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Gaining Perspective

First Person Vs. Third Person. Which is more immersive? The first part in the two-part debate on Pixelosophy.

[Written By Alex Leach.]

One of the most important design choices a team must make in the early stages of designing a game is what perspective to use. As we all know, games have two standard perspectives, first and third, each one offering their own pros and cons. As gamers demand more immersion in their games, each perspective needs to be examined and a determination needs to be made on which, if either, is the more immersive perspective.

To cut to the chase, I’ll go ahead and say for the record that I believe the third person perspective is the definitive choice for a camera view in a game. I enjoy first person games, and my mind could eventually be changed as to which is better, but let me lay out for you the reasons I see third person as a better view.

Before I get into specific games for the argument, I’d like to give a general reason for my belief. We go through life in “first person.” That is we see through our own eyes. This is exactly what ruins first person games for me. Our field of vision is huge compared to a screen. There is limited movement involved when somebody scans a room. However, in a game, when you enter into a new space you’re flying around with the right analog stick to take in everything as quickly as possible. This is the first obtrusive aspect of the first person view for me. Camera movement is not as smooth as natural eye and head movement. Third person camera eliminates this problem by pulling out the view and allowing the player to scan a room much like in real life. Camera movement is smoother because it’s a wider shot. It really lets the player examine the environment in the most natural way possible. In first person, when somebody is attacking you from behind, it almost becomes a chore to turn around quickly and locate the person. I see this as cheap and frustrating more than immersive. In real life I’d be able to quickly turn, not become disoriented, and begin to attack the enemy smoothly, which is what third person lets you do.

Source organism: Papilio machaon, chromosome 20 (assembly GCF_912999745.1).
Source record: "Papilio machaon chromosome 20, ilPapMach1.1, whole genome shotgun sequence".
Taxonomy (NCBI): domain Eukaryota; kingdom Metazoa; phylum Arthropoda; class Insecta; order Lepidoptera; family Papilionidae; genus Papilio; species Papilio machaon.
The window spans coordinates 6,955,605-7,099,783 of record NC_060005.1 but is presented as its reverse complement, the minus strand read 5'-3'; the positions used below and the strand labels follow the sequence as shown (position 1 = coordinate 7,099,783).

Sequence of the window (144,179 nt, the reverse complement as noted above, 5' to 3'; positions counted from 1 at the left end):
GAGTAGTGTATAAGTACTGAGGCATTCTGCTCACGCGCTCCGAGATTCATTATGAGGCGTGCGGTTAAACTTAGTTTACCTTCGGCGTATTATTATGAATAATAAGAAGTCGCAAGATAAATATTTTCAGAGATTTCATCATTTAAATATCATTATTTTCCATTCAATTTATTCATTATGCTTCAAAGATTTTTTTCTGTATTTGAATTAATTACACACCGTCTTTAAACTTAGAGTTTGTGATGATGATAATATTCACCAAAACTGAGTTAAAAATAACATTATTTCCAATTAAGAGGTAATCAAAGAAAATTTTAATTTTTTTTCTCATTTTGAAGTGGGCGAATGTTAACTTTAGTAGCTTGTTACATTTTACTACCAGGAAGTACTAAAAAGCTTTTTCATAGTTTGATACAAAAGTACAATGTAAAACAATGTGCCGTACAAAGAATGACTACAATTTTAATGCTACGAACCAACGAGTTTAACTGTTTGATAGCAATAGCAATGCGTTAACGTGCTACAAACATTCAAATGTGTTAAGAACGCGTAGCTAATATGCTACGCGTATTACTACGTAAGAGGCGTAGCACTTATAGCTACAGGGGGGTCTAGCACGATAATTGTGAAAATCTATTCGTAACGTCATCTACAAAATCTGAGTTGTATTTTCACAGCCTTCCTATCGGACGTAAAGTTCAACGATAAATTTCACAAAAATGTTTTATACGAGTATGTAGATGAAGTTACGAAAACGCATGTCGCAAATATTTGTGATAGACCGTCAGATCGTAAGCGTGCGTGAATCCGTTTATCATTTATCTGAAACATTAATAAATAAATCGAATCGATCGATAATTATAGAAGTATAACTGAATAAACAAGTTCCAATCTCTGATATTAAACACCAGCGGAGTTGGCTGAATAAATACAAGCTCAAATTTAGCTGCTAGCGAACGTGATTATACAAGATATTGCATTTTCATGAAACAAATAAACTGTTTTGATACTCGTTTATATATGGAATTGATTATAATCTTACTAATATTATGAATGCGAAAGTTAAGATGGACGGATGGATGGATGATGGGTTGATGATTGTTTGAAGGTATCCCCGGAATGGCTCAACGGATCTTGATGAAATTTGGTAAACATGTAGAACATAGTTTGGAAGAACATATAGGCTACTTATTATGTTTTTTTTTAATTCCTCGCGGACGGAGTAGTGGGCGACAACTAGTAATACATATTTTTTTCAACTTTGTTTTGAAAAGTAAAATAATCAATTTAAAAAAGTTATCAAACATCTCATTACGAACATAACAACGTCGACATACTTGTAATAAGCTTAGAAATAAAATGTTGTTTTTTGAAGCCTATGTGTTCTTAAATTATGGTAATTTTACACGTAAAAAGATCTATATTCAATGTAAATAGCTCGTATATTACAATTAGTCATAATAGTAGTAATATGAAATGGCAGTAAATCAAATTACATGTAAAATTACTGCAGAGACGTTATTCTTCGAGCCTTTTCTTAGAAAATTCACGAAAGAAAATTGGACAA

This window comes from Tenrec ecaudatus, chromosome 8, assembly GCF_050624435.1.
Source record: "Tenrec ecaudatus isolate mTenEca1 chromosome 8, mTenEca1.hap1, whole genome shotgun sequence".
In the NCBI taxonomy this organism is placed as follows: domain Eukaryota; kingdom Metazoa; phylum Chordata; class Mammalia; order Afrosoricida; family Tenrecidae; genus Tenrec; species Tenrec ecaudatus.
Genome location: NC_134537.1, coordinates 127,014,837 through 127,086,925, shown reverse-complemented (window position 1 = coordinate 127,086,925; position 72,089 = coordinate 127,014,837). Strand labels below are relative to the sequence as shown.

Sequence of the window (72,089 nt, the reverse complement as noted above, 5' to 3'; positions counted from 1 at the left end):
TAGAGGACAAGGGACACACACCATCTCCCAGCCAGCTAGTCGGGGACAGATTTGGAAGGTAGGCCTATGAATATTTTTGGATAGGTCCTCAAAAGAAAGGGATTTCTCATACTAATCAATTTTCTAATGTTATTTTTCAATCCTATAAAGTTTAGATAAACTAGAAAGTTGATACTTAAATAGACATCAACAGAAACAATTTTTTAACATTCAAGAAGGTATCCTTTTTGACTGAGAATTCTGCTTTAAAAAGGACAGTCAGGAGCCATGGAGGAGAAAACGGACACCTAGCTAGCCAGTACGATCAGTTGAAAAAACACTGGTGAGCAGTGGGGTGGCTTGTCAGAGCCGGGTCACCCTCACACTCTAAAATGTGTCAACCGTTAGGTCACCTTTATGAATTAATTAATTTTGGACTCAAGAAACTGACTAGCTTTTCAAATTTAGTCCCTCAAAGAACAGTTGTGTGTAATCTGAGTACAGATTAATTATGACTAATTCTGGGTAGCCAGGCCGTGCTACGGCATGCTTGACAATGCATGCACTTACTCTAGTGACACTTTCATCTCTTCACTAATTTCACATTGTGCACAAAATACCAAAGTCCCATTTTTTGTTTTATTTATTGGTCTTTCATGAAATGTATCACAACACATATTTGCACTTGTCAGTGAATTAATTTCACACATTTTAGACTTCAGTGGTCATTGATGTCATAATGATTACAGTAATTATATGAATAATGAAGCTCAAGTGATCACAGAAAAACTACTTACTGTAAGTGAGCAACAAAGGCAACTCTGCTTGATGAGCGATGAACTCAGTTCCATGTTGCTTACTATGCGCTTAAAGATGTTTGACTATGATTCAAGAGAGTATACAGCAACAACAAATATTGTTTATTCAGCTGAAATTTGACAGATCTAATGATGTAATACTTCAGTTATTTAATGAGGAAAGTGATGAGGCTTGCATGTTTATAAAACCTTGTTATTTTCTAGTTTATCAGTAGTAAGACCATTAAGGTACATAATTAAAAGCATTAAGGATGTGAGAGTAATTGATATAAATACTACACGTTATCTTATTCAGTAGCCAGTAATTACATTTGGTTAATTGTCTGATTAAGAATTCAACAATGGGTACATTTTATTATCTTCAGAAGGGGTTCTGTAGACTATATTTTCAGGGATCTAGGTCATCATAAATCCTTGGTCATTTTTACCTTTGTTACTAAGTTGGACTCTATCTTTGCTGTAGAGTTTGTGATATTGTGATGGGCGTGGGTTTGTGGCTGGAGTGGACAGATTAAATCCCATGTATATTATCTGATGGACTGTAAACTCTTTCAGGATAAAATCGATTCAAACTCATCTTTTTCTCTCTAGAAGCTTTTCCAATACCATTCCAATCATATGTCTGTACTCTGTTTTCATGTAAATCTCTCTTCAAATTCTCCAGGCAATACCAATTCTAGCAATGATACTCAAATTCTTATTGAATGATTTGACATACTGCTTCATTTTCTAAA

Moving past technical advantages of the third person view, it clearly is the perspective that offers the most artistic camera, or can at least. In the first person perspective the player is limited to that one view. The camera doesn’t shift, doesn’t cut, it just stays in the character’s eyes. With the third person perspective, the camera is allowed to roam and take different angles. The best example of this in a game is God of War. There is a scene in which Kratos runs down a spiral staircase and the camera pulls out to a wide shot and reveals the beautiful design of staircase. The game has other examples of this camera work throughout and really shows off how beautiful a camera can be in a game. Allowing the camera to move and cut creates a real sense of a work of art, much like a film.

I will admit that there are several games that can make a case for first person games being just as immersive, such as Bioshock, Call of Duty 4, and Half Life. And don’t get me wrong, these are great games with amazing story-telling devices and richly designed environments. There are also a lot of third person games with awful and uninspired cameras. Immersion can really be created through either camera by putting an emphasis on environment, story, solid gameplay, and character development. But in the end, I believe that a third person camera will give developers more room to be artists and create more interesting visuals for the player.

[Reprinted from www.fourplayercoop.com/pixelosophy.]

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